Port of Seattle Commission Position 5 incumbent Fred Felleman and challenger Garth Jacobson both have backgrounds they say would help them be effective commissioners, with Felleman touting his first term as a good indicator of the value he brings to the commission.

Jacobson holds a tax law degree from the University of Washington, which he said is important because the port commission has taxing authority. He also has practiced as an attorney focused on state lands.

“I was the attorney that handled matters for the (Montana) Secretary of State when he served on the land board,” Jacobson said. “The issues of state lands are somewhat similar to those issues that the port authority deals with.”

Jacobson also holds a master’s in public administration from the University of Montana.

While Jacobson’s educational background is in law and administration, Felleman is a scientist.

“I have kind of an unusual background for a commissioner,” Felleman said. “I have a master’s in science and fisheries biology from the University of Washington. So they don’t have a lot of biologists on the commission ever.”

Moving to Washington from the East Coast in 1980, Felleman said he was initially attracted to the port position after spending years studying orcas in the Puget Sound.

“When you study a protected species, you get enmeshed, not just in the science, but you have to get a permit,” he said. “You have to go through the bureaucracy. You learn all the rigmarole; there’s always some sort of management conflict.”

Having worked as a biologist with the port’s governing structure, Felleman said he was ready to affect change; not just for the orcas, but for all people interacting with the port.

“I didn’t come here to stop the port,” Felleman said. “I came here to make it better. In the four years I’ve been here, I feel that there’s several things that I feel accomplished enough to want to be crazy enough to do it for another four years.”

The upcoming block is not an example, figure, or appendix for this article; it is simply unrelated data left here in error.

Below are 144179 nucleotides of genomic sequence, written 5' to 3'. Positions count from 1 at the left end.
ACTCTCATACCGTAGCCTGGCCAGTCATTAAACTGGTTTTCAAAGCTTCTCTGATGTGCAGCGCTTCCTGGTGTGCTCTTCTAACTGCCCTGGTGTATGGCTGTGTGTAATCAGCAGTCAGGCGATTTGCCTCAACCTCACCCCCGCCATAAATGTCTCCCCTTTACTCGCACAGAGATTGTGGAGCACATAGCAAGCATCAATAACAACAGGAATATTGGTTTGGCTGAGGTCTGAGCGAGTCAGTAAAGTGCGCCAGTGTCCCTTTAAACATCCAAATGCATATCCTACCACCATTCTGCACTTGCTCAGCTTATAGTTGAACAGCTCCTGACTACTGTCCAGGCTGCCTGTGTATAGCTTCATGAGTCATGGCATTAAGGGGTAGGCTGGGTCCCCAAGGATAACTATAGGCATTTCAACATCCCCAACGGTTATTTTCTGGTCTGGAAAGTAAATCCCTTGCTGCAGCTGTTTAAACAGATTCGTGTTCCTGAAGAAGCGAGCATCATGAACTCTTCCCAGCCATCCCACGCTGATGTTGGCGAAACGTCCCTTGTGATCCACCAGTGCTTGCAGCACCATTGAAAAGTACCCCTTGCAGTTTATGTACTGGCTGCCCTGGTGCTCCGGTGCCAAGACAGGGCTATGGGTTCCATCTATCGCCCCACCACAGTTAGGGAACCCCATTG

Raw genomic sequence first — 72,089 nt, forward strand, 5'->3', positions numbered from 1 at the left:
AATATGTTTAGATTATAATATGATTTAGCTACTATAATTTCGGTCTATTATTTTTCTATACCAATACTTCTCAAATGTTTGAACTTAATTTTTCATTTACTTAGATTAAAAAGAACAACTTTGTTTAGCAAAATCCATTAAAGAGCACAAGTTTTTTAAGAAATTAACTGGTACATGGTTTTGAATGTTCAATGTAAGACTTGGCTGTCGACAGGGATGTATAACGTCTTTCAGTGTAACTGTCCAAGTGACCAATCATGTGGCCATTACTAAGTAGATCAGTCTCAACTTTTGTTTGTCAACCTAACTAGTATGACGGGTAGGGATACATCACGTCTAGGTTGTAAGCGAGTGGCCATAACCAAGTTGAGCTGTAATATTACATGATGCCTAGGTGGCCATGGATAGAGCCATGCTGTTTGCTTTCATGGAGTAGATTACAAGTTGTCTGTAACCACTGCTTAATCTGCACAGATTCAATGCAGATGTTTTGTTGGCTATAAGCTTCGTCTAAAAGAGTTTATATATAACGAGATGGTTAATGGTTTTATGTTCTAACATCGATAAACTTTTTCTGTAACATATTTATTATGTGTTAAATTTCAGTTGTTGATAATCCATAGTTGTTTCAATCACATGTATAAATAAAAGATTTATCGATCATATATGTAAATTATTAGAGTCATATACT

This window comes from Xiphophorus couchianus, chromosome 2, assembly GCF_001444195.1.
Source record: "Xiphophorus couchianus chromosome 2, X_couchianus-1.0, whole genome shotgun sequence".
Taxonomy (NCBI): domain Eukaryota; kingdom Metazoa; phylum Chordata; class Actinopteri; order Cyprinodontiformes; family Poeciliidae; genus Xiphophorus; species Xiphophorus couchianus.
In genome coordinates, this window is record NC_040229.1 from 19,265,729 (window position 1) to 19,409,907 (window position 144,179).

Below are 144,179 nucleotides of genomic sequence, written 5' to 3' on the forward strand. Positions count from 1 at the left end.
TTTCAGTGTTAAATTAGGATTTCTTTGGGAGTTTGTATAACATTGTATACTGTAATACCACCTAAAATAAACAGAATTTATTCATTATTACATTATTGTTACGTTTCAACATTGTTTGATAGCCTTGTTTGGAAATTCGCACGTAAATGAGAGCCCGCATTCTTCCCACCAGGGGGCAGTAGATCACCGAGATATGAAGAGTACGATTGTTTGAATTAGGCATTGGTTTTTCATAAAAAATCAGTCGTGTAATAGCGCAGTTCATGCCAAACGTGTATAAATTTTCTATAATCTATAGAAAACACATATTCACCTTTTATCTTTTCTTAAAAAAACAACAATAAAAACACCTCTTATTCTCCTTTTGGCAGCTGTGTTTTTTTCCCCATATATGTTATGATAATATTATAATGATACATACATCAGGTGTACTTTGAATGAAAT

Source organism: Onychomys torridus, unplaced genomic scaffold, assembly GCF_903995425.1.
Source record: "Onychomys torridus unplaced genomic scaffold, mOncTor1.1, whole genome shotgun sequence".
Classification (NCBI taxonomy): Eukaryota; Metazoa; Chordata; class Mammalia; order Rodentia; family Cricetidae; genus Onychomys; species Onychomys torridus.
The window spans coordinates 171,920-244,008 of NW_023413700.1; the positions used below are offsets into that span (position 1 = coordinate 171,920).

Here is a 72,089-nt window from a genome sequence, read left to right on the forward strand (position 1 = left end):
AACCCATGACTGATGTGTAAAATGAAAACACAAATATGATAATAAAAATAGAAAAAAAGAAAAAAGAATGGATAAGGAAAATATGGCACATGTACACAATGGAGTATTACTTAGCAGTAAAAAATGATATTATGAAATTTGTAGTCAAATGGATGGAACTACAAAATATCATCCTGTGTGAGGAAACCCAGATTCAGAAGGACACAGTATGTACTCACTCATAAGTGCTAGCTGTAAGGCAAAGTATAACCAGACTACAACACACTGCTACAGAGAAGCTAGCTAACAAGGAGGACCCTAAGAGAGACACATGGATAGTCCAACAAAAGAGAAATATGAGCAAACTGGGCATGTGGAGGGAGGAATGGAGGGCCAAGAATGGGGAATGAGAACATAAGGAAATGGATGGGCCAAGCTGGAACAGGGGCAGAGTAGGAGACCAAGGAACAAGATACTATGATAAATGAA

He said he has moved the commission’s meeting time to noon, and ensured that public comment was at the beginning of each meeting in order to accommodate folks on their lunch breaks. He also helped replace the port’s executive director, and he established the energy and sustainability committee, which has begun efforts to make the port more sustainable.

“What we need to do is take responsibility for our own greenhouse gas footprint,” Felleman said. “We need to walk the talk… We’re watching the Olympics not have snow in them, right? We’re watching our whales disappear. We’re watching the oceans acidify, so I mean, I figured if I make a little bit of progress on a big organization, I can have a big impact.”

The port is about to enter a renewable natural gas contract at the airport, which is expected to reduce its greenhouse gas footprint by about 80 percent, he said.

He applauded the port’s commitment to hosting the Interbay tiny house village.

Jacobson said he was on the ethics commission for the state of Montana, ensuring that laws were created in an ethical manner. He said the port has been less than ethical at times, and he wants to ensure the port stays away from matters that involve conflicts of interest.

“I think that, you know, whenever you have so much money involved in operations, there’s always going to be a temptation to use that money for a personal gain,” Jacobson said. “And so I think that being aware of those issues is extremely important.”

Jacobson said his primary area of focus as commissioner would be issues at the airport.